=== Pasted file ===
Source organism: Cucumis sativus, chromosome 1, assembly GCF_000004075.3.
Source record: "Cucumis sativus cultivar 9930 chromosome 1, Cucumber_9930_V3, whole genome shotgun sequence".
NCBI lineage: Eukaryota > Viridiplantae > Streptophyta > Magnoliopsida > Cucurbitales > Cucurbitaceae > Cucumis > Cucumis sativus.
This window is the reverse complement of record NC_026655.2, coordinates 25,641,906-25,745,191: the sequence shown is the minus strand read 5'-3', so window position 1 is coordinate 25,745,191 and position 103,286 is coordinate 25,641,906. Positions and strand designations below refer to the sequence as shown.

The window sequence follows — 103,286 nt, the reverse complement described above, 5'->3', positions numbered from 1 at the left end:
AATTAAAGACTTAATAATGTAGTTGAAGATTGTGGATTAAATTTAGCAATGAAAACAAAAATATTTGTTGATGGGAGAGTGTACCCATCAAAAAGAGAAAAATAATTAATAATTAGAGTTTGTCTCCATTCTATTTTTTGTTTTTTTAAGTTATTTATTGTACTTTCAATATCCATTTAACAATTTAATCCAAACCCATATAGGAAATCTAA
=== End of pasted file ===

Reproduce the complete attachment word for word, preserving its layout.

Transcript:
Source organism: Cucumis sativus, chromosome 1, assembly GCF_000004075.3.
Source record: "Cucumis sativus cultivar 9930 chromosome 1, Cucumber_9930_V3, whole genome shotgun sequence".
NCBI lineage: Eukaryota > Viridiplantae > Streptophyta > Magnoliopsida > Cucurbitales > Cucurbitaceae > Cucumis > Cucumis sativus.
This window is the reverse complement of record NC_026655.2, coordinates 25,641,906-25,745,191: the sequence shown is the minus strand read 5'-3', so window position 1 is coordinate 25,745,191 and position 103,286 is coordinate 25,641,906. Positions and strand designations below refer to the sequence as shown.

The window sequence follows — 103,286 nt, the reverse complement described above, 5'->3', positions numbered from 1 at the left end:
AATTAAAGACTTAATAATGTAGTTGAAGATTGTGGATTAAATTTAGCAATGAAAACAAAAATATTTGTTGATGGGAGAGTGTACCCATCAAAAAGAGAAAAATAATTAATAATTAGAGTTTGTCTCCATTCTATTTTTTGTTTTTTTAAGTTATTTATTGTACTTTCAATATCCATTTAACAATTTAATCCAAACCCATATAGGAAATCTAA